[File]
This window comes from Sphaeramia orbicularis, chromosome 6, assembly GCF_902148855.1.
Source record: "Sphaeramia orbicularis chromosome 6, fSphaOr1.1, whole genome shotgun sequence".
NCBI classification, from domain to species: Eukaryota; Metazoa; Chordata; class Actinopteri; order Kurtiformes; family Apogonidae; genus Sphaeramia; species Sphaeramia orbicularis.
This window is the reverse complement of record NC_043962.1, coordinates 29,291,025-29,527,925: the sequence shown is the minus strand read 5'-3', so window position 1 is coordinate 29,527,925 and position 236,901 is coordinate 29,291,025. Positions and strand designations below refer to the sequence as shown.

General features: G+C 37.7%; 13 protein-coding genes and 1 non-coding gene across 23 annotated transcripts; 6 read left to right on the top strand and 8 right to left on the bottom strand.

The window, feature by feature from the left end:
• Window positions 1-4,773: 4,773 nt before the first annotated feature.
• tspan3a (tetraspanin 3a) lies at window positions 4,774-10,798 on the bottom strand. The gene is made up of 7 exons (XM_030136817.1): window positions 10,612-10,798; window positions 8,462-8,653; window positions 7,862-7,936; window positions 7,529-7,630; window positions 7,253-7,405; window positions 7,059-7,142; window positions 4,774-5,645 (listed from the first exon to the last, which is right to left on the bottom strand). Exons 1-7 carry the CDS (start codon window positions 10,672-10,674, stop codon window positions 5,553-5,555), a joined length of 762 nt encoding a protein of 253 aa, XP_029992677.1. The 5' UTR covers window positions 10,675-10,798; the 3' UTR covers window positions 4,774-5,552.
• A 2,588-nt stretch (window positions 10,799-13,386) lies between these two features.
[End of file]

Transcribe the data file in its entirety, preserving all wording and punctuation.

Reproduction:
This window comes from Sphaeramia orbicularis, chromosome 6, assembly GCF_902148855.1.
Source record: "Sphaeramia orbicularis chromosome 6, fSphaOr1.1, whole genome shotgun sequence".
NCBI classification, from domain to species: Eukaryota; Metazoa; Chordata; class Actinopteri; order Kurtiformes; family Apogonidae; genus Sphaeramia; species Sphaeramia orbicularis.
This window is the reverse complement of record NC_043962.1, coordinates 29,291,025-29,527,925: the sequence shown is the minus strand read 5'-3', so window position 1 is coordinate 29,527,925 and position 236,901 is coordinate 29,291,025. Positions and strand designations below refer to the sequence as shown.

General features: G+C 37.7%; 13 protein-coding genes and 1 non-coding gene across 23 annotated transcripts; 6 read left to right on the top strand and 8 right to left on the bottom strand.

The window, feature by feature from the left end:
• Window positions 1-4,773: 4,773 nt before the first annotated feature.
• tspan3a (tetraspanin 3a) lies at window positions 4,774-10,798 on the bottom strand. The gene is made up of 7 exons (XM_030136817.1): window positions 10,612-10,798; window positions 8,462-8,653; window positions 7,862-7,936; window positions 7,529-7,630; window positions 7,253-7,405; window positions 7,059-7,142; window positions 4,774-5,645 (listed from the first exon to the last, which is right to left on the bottom strand). Exons 1-7 carry the CDS (start codon window positions 10,672-10,674, stop codon window positions 5,553-5,555), a joined length of 762 nt encoding a protein of 253 aa, XP_029992677.1. The 5' UTR covers window positions 10,675-10,798; the 3' UTR covers window positions 4,774-5,552.
• A 2,588-nt stretch (window positions 10,799-13,386) lies between these two features.